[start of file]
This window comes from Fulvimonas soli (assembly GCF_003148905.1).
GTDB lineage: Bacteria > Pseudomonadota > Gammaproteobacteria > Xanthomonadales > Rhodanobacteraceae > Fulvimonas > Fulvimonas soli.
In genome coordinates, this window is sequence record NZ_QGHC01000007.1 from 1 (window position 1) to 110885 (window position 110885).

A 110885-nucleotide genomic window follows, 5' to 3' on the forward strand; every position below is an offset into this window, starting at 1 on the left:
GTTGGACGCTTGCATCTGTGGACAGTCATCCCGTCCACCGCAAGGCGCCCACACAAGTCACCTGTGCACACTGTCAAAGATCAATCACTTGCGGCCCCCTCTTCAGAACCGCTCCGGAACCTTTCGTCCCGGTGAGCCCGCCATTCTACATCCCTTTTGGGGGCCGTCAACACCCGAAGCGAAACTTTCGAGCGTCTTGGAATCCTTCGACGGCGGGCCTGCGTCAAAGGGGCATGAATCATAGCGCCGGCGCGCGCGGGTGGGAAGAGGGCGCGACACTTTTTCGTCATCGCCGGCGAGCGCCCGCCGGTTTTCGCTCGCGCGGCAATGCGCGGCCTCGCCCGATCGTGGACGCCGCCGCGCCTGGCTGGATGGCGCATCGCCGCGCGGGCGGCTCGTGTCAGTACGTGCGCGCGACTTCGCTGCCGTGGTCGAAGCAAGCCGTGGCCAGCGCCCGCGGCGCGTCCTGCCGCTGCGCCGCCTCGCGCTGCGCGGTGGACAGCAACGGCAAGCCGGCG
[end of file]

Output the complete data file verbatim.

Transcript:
This window comes from Fulvimonas soli (assembly GCF_003148905.1).
GTDB lineage: Bacteria > Pseudomonadota > Gammaproteobacteria > Xanthomonadales > Rhodanobacteraceae > Fulvimonas > Fulvimonas soli.
In genome coordinates, this window is sequence record NZ_QGHC01000007.1 from 1 (window position 1) to 110885 (window position 110885).

A 110885-nucleotide genomic window follows, 5' to 3' on the forward strand; every position below is an offset into this window, starting at 1 on the left:
GTTGGACGCTTGCATCTGTGGACAGTCATCCCGTCCACCGCAAGGCGCCCACACAAGTCACCTGTGCACACTGTCAAAGATCAATCACTTGCGGCCCCCTCTTCAGAACCGCTCCGGAACCTTTCGTCCCGGTGAGCCCGCCATTCTACATCCCTTTTGGGGGCCGTCAACACCCGAAGCGAAACTTTCGAGCGTCTTGGAATCCTTCGACGGCGGGCCTGCGTCAAAGGGGCATGAATCATAGCGCCGGCGCGCGCGGGTGGGAAGAGGGCGCGACACTTTTTCGTCATCGCCGGCGAGCGCCCGCCGGTTTTCGCTCGCGCGGCAATGCGCGGCCTCGCCCGATCGTGGACGCCGCCGCGCCTGGCTGGATGGCGCATCGCCGCGCGGGCGGCTCGTGTCAGTACGTGCGCGCGACTTCGCTGCCGTGGTCGAAGCAAGCCGTGGCCAGCGCCCGCGGCGCGTCCTGCCGCTGCGCCGCCTCGCGCTGCGCGGTGGACAGCAACGGCAAGCCGGCG